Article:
SUDAN: Rapid Support Forces (RSF), Sudan’s paramilitary, mentioned that it conceded to a truce spanning 72 hours on the grounds of humanitarianism in spite of violence happening following the ceasefire was supposed to be made effective.
On Friday morning, RSF added, “The truce coincides with the holy Eid Al-Fitr, allowing humanitarian routes to be opened to evacuate residents and allow them to greet their relatives.”
Since the conflict commenced on Saturday, there have been at least 350 deaths and thousands of wounded. The RSF, instructed by Mohamed Hamdan Dagalo, also known as Hemedti, the deputy leader of the ruling council, has been involved in a battle with armed forces loyal to Sudan’s military ruler, Abdel Fattah al-Burhan. Fears of a lengthy, violent civil war are increasing as a consequence of their power struggle, which has delayed the shift to a civilian administration.
An activist said, “The situation is currently peaceful, but we are concerned. The terrible part is that the markets have all been destroyed, and they were the primary source of seeds, groceries, and other necessities, so this is a total tragedy. Since the roads are closed everywhere, we are completely shut off. We are now at the mercy of the militia.”
After the scheduled commencement of the ceasefire at 6 am, sightings of bombing and shelling in various regions of Khartoum emerged. Antonio Guterres, the UN secretary general, and Antony Blinken, the US secretary of state, had independently requested a ceasefire of “at least” three days to honour Eid al-Fitr in the predominantly Muslim country.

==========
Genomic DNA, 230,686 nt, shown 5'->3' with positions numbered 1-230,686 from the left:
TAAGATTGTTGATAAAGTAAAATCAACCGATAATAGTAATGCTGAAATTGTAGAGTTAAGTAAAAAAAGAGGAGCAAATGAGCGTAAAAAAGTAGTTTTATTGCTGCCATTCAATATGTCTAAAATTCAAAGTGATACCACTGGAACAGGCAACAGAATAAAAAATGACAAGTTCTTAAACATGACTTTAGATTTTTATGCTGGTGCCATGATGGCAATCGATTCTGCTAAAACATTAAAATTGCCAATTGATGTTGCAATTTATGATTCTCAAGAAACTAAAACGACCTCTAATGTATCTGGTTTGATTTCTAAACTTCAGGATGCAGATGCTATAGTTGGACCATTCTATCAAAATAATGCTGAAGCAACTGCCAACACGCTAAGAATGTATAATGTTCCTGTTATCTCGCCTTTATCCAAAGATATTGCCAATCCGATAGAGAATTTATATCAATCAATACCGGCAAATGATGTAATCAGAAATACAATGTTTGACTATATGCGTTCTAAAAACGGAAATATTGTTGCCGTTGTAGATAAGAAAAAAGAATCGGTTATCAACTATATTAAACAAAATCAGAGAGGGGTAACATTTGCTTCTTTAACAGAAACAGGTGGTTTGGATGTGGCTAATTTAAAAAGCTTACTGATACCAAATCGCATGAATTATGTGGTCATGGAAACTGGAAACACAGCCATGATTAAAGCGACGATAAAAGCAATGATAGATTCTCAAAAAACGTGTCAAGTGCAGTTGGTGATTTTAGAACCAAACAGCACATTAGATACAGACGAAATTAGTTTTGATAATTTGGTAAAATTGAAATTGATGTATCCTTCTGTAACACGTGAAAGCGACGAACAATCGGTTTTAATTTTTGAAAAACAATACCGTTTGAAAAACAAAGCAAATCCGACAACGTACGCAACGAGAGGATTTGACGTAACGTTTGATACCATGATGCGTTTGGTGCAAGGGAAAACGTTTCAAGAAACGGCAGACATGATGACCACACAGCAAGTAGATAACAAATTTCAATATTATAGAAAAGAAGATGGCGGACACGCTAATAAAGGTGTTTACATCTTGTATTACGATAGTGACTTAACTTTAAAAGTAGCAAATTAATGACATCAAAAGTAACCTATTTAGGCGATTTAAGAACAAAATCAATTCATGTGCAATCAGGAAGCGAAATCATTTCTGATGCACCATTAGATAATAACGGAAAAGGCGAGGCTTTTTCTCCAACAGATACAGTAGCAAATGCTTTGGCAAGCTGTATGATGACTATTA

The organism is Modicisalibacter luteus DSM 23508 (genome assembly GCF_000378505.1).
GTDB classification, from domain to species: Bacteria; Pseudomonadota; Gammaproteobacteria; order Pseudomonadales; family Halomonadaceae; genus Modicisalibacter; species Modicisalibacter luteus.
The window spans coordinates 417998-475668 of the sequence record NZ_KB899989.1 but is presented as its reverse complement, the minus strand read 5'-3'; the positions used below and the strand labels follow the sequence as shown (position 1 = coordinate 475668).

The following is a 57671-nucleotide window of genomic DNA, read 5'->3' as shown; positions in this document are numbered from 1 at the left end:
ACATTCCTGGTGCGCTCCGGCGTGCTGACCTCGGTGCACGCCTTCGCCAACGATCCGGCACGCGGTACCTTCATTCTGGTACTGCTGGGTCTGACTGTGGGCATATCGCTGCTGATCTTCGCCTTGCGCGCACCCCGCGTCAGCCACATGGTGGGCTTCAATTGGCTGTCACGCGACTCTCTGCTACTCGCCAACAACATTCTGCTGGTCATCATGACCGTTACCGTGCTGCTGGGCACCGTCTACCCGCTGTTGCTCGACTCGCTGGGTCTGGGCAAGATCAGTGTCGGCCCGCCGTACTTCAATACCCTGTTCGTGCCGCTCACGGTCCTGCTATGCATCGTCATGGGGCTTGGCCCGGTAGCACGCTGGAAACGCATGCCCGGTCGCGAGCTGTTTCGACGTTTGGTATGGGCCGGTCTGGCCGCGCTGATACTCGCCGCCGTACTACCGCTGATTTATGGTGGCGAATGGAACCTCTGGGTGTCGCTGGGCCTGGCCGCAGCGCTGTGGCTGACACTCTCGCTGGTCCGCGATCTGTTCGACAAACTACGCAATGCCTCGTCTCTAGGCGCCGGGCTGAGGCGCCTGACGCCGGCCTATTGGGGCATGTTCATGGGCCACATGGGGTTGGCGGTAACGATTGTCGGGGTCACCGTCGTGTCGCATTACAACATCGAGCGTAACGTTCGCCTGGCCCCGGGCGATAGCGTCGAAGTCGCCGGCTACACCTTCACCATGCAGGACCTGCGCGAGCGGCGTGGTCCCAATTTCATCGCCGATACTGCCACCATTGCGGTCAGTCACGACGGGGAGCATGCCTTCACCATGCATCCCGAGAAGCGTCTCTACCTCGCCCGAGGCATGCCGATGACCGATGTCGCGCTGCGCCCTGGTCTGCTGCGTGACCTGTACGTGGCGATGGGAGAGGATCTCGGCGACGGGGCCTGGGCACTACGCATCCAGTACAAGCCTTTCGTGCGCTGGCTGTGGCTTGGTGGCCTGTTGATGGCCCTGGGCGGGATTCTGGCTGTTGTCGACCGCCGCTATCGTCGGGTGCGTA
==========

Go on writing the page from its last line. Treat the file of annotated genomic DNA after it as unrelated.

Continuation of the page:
In a statement, The Central Committee of Sudan Doctors stated, “Several sections of Khartoum were bombed on the night of Eid al-Fitr and are still subject to bombardment and confrontations between the armed forces and the RSF. We urge all residents to take care, stay at home, close doors and windows, and lie down. We further urge these troops to take responsibility and immediately cease fighting in order to protect innocent lives.”
Approximately 12 facilities that were initiated by the international organisations in the area have been destroyed, including government offices as well, with a lot of civilians losing their lives or getting heavily injured, as recorded by local civil society sources.